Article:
Milwaukee Boys & Girls Club teens urged to take pledge to keep eyes on the road, not on their phones

June 2, 2016


On Tuesday, May 31, 2016, teens at the Mary Ryan Boys & Girls Club in Milwaukee learned about the dangers of smartphone activities while driving and had the chance to experience the hazards firsthand when the AT&T It Can Wait® virtual reality driving simulator visited the Club.
AT&T, AAA and the Wisconsin State Patrol brought the virtual reality driving simulator to the Mary Ryan Boys & Girls Club as part of the It Can Wait® campaign to remind students that smartphone activity should wait until after driving. Teens were also encouraged to sign a pledge to keep their eyes on the road and not on their phones.
“Many of today’s young drivers are texting or looking down at their phones when their eyes should be on the road,” said Vincent Lyles, President & CEO of Boys & Girls Clubs of Greater Milwaukee. “Here at the Clubs, one of our primary goals is to keep our kids safe, and that includes helping them make good choices when they are behind the wheel. We hope our young people take the It Can Wait message to heart.”
The AT&T virtual reality driving simulator is visiting Milwaukee as part of AT&T’s nationwide tour to raise awareness about the dangers of distracted driving. The simulator gives students the chance to virtually experience what happens when you text and drive.
The effort is part of AT&T’s It Can Wait® campaign, which has expanded from a focus on texting while driving to include other smartphone activities now common behind the wheel.
“When we launched the It Can Wait campaign five years ago, our message was simple – no text is worth a life,” said Scott T. VanderSanden, president of AT&T Wisconsin. “The same applies to other smartphone activities. We are urging drivers, especially teens, to keep their eyes on the road and not on their phones.”
In December 2015, Wisconsin marked the five-year anniversary of its ban on texting while driving.
“Even though it’s against the law and extremely dangerous, we know some people are still texting on their phones while driving when they shouldn’t be,” said State Representative Evan Goyke. “Campaigns like It Can Wait are a great way to spread awareness about the dangers and encourage drivers of all ages to put down their phones when they are behind the wheel.”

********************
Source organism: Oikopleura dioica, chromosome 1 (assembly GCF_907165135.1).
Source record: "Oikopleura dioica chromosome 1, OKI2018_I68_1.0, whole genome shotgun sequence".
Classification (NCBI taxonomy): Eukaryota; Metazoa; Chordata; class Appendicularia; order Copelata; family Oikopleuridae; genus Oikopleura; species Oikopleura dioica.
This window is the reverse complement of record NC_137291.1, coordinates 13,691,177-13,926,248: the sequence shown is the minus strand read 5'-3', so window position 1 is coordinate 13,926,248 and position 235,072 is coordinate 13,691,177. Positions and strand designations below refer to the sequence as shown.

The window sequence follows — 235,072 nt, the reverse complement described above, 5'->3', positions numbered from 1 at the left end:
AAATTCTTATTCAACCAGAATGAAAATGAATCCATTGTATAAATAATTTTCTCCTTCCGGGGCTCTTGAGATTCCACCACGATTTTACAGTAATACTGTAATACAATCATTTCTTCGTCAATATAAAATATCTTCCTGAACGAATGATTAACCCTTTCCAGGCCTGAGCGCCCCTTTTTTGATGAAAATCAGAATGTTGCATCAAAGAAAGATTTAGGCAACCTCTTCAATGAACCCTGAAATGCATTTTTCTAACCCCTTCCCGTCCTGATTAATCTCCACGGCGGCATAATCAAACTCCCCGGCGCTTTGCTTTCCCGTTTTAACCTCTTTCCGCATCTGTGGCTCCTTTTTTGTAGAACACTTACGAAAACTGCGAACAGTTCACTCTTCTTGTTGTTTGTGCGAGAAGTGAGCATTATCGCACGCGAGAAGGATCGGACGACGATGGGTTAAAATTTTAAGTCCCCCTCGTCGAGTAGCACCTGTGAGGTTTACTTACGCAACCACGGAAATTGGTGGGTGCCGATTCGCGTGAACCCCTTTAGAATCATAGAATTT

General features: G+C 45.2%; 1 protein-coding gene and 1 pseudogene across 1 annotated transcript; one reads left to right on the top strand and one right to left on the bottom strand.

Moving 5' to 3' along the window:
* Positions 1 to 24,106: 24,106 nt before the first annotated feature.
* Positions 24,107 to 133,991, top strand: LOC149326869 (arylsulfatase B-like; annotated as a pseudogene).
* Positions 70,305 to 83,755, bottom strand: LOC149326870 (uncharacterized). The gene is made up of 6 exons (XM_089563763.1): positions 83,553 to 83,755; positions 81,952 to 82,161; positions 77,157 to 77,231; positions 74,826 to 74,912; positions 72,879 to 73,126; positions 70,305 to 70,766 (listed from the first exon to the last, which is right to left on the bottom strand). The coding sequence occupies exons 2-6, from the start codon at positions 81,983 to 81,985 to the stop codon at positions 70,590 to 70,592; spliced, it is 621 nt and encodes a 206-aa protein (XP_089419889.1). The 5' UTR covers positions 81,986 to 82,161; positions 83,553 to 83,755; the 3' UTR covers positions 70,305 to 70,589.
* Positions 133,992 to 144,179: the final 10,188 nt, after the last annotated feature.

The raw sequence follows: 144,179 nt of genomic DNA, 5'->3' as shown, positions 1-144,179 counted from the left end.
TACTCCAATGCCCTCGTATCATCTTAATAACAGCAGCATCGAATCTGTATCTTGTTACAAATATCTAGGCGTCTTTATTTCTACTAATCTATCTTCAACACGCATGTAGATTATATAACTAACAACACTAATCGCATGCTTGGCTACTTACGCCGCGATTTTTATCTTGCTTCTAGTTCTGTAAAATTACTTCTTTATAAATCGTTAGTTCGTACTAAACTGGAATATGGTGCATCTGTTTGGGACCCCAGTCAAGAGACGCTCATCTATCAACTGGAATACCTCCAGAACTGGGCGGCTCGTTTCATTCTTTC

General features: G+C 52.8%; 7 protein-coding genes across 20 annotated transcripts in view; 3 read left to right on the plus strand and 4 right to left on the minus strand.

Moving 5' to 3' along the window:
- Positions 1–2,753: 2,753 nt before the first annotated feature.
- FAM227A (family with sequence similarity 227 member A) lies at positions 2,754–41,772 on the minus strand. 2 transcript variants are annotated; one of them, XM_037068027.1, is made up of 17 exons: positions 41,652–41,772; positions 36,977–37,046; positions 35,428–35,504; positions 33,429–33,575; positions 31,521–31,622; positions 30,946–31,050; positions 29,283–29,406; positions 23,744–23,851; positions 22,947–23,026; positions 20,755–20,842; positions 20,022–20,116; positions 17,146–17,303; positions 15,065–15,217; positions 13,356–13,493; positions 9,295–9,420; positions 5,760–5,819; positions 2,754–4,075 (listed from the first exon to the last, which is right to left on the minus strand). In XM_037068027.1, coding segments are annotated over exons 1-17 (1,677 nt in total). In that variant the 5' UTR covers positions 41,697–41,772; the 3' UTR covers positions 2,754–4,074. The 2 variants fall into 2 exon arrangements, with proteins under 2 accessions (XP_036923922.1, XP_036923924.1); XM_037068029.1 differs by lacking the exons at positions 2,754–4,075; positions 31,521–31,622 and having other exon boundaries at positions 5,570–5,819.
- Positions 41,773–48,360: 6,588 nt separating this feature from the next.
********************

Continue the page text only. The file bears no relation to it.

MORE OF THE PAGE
“If you text while driving, your hands are not on the steering wheel, your eyes are not on the road, and your attention is not on the traffic and road conditions around you,” said Wisconsin State Patrol Superintendent Stephen Fitzgerald. “Texting while driving will, without a doubt, increase your risk of causing a crash or failing to avoid one. You are putting yourself, your passengers, and everyone else on the road in grave danger.”
Research from AT&T shows 7 in 10 people engage in smartphone activities while driving. Texting and emailing are still the most prevalent, but 4 in 10 drivers also tap into social media. More than 25 percent are on Facebook, 1 in 7 are on Twitter, almost 3 in 10 surf the net, and surprisingly, 1 in 10 video chat.
“Advancements in technology have led to a growth in the number and type of smartphone distractions for drivers. Not only are drivers texting, but they are also emailing, posting on social media and even taking videos when they should be focused on driving,” said Alderman Khalif Rainey.
AT&T first launched the It Can Wait® campaign in 2010 to educate the public about the dangers of texting while driving and encourage people to take the pledge to not text and drive at
The campaign has now expanded and turned into a national social movement with support from organizations all over the country, including the Wisconsin State Patrol and AAA. Since 2010, AT&T, AAA and the State Patrol have partnered together to hold events in 99 cities throughout Wisconsin, reaching over 40,000 high school students.
The It Can Wait® campaign has inspired nearly 8.4 million pledges not to text and drive across the country. Visit to learn more.